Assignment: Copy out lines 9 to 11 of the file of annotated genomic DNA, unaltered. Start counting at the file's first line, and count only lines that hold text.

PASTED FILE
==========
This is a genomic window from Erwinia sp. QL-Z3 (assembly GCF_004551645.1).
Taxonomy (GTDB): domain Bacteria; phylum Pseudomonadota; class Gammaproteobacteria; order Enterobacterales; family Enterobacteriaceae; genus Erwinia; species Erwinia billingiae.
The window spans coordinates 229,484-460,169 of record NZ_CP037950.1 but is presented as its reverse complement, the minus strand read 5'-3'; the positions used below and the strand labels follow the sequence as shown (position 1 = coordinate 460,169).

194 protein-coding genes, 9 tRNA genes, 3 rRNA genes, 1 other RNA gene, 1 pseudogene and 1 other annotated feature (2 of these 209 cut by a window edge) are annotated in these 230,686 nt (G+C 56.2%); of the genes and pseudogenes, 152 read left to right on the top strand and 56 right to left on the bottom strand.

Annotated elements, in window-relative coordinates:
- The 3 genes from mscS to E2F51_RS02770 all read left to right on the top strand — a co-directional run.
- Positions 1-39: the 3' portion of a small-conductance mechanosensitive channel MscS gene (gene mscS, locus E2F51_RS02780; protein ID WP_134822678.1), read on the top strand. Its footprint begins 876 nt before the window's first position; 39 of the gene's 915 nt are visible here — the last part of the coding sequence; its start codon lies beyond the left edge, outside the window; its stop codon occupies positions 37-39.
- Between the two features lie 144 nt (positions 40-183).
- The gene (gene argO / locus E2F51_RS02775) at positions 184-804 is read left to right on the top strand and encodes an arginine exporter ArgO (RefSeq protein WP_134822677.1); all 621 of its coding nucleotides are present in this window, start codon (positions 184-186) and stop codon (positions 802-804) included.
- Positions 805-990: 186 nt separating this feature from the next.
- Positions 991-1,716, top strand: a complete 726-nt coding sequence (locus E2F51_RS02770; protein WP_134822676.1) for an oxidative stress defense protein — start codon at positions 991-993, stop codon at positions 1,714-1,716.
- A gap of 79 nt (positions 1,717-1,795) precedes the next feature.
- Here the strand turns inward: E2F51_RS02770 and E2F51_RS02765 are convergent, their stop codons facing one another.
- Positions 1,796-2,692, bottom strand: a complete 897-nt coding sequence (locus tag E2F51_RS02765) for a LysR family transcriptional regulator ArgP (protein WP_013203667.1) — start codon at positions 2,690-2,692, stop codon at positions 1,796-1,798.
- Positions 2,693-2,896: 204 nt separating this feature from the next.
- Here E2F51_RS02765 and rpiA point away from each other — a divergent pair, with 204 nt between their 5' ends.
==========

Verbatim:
- The gene (gene argO / locus E2F51_RS02775) at positions 184-804 is read left to right on the top strand and encodes an arginine exporter ArgO (RefSeq protein WP_134822677.1); all 621 of its coding nucleotides are present in this window, start codon (positions 184-186) and stop codon (positions 802-804) included.
- Positions 805-990: 186 nt separating this feature from the next.
- Positions 991-1,716, top strand: a complete 726-nt coding sequence (locus E2F51_RS02770; protein WP_134822676.1) for an oxidative stress defense protein — start codon at positions 991-993, stop codon at positions 1,714-1,716.